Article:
Wednesday, April 17, 2024

Still looming

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Two years after a “party incident” some prison officers have been reminded of possible punishment.

However, their representative, Unity Workers Union (UWU) general secretary Caswell Franklyn, has accused the Barbados Prison Service of resurrecting a “dead” issue while Superintendent of Prisons Decarlo Payne maintained that the investigation into the prison officers partying at a private fete which former Dodds inmates attended had been continuing. 

Franklyn said: “My understanding is that it was a party that people bought tickets for, and this matter occurred two years ago. These people continued to work every working day unless they were on vacation or sick leave. 

“If it was serious, according to the Public Service Act, the superintendent should have suspended them pending the outcome of any disciplinary matter.

“You cannot say ‘you did something for which you should be tried, and possibly dismissed’, but you allow them to work for two years doing the same job in the same place and now want to bring charges two years down the road. This is madness.” 

He believed that the matter was being brought back up because some prison officers had been “standing” up and refusing to work 12-hour shifts. 

“Now that they refuse to work four hours overtime, they are going back into history to find charges to bring against them.

“This matter was dead but [they] are looking for issues because these officers are saying ‘I won’t work 12 hours every day anymore’. It is taxing,” Franklyn added. 

After attending a party in late June 2022, some officers were sent a letter by the superintendent asking them to explain why they were in the company of former inmates.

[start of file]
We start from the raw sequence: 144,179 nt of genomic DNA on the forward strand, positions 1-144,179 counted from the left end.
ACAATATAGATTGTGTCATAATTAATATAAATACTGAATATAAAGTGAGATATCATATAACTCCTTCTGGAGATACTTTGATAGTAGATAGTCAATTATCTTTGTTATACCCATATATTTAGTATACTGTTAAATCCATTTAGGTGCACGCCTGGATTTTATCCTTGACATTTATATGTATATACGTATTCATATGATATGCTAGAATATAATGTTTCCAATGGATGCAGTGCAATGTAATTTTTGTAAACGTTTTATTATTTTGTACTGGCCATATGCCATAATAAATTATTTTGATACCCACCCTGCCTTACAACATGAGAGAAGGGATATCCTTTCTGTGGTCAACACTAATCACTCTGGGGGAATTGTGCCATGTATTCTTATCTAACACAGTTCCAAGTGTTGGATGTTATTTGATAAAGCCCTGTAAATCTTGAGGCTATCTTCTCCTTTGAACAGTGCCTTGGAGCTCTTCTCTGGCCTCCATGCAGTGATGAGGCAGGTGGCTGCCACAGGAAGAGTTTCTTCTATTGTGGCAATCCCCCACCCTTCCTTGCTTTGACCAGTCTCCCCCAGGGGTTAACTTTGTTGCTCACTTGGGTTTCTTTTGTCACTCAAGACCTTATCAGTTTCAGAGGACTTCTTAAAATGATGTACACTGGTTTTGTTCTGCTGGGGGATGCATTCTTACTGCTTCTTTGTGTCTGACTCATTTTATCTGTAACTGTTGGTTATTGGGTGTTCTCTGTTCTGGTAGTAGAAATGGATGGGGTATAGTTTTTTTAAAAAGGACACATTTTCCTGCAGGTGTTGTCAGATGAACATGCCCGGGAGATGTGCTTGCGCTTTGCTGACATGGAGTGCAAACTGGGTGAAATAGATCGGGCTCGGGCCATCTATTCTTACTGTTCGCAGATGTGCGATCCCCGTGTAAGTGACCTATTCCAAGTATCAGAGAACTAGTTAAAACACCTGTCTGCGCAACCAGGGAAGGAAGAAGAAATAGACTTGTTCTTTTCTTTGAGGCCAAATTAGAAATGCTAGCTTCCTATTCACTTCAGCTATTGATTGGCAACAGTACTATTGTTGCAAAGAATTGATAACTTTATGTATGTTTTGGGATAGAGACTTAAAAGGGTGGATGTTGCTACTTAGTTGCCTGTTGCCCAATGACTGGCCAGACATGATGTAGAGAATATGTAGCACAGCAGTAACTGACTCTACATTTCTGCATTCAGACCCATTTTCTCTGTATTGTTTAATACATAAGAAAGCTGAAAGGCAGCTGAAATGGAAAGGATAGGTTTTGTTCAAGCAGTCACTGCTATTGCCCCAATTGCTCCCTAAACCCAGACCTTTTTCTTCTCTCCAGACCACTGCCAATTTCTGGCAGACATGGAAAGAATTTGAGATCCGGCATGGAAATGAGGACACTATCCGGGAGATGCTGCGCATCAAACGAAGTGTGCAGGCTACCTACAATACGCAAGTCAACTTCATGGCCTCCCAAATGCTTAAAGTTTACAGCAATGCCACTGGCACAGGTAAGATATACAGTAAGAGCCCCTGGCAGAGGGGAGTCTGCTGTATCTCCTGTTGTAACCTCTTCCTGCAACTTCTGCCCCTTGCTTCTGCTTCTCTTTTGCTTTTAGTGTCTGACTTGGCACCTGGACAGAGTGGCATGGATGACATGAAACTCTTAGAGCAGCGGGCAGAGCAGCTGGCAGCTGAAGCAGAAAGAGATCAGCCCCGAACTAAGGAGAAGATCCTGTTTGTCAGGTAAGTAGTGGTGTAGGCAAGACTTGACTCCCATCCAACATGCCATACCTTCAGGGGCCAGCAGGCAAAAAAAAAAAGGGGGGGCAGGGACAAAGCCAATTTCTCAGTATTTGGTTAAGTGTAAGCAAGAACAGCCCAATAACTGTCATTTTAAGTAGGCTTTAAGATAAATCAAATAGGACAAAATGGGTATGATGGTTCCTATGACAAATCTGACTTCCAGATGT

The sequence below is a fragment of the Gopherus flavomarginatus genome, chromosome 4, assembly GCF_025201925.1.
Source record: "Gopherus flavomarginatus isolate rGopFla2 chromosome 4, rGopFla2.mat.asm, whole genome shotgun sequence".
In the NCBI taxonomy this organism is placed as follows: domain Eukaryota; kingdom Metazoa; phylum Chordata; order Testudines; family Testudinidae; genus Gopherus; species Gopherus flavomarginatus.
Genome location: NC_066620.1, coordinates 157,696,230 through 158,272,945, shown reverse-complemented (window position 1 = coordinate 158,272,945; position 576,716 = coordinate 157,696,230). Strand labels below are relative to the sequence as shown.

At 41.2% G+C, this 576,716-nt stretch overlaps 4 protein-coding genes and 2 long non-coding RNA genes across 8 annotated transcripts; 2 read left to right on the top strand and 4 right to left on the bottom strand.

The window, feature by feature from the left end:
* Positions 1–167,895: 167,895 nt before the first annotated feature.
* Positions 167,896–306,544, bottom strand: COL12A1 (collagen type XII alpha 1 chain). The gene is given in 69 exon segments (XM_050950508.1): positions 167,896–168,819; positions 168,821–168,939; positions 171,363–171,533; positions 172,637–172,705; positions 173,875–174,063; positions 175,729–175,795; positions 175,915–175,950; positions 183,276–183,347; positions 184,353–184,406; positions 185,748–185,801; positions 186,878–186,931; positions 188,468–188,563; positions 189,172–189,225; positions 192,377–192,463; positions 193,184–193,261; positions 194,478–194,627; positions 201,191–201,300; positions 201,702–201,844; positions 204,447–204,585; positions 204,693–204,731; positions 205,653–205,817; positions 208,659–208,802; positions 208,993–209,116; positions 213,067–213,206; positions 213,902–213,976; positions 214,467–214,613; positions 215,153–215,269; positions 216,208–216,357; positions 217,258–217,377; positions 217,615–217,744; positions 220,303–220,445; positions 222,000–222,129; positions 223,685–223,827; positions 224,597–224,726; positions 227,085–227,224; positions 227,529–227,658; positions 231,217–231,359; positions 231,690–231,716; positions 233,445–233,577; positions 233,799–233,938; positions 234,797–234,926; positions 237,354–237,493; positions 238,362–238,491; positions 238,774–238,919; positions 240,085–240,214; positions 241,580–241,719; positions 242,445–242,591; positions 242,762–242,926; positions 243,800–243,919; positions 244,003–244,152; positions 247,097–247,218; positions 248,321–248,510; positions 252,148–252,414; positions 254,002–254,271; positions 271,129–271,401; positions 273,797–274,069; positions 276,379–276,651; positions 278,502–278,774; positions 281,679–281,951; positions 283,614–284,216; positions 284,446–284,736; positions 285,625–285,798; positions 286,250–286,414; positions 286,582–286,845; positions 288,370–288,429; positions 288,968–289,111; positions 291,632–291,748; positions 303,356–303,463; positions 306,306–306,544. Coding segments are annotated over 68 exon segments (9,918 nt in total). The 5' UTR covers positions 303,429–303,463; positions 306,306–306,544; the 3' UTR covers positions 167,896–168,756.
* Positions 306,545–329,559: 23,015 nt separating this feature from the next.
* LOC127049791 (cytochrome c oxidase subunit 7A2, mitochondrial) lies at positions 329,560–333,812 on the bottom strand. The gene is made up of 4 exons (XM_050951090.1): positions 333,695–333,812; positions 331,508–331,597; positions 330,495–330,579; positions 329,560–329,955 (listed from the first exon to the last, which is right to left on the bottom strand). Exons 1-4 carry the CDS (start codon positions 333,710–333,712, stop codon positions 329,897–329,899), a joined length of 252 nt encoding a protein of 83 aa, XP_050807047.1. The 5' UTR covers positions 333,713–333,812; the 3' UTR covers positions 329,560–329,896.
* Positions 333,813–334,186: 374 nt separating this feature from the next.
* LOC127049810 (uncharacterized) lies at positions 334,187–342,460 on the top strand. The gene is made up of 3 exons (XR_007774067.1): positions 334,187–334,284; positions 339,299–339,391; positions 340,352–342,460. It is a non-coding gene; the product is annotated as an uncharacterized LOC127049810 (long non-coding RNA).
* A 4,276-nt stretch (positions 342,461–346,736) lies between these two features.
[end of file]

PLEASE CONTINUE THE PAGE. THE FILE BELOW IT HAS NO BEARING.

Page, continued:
The letter highlighted Section 142 of the Prison Act which states: “A prison officer shall not knowingly communicate or associate with an ex-prisoner or with friends and relatives of a prisoner or ex-prisoner, except with the permission of the officer-in-charge.”

Caswell, however, questioned the extent of the law considering Barbados’ small population.

“If I get on a bus and I see an ex-convict, am I supposed to get off?” he asked while promising to defend his members. 

“They sent them a letter telling them they were suspended pending these cases for six months. They will bring charges and when the charges come I will respond to the charges when the time comes. They will be defended to the best of my ability,” Franklyn added. 

When contacted Payne explained why it had taken this long since the start of the investigation in July 2022.

“The management of the Barbados Prison Service is cognisant of due process and natural justice and, as such, always endeavours to follow those guiding principles,” he said.

He recalled: “A disciplinary investigation was initiated 21 months ago, that investigation was completed in around November 2022 and a report was submitted externally. This is now the formal disciplinary hearing before the Protective Services Commission,” Payne said.

He said the matter was out of their hands and before the commission.

However, he added that they had to take possible breaches seriously because national security was at stake, “The Barbados Prison Service is one of the cogs in the National Security framework as such, any alleged breaches of the Prisons Act that can have an implication on national security has to be treated seriously. 

“Those policies are there and enshrined in law and we always enforce and reinforce them during recruiting and the annual efficiency testing and training which is mandated by law,” he said.

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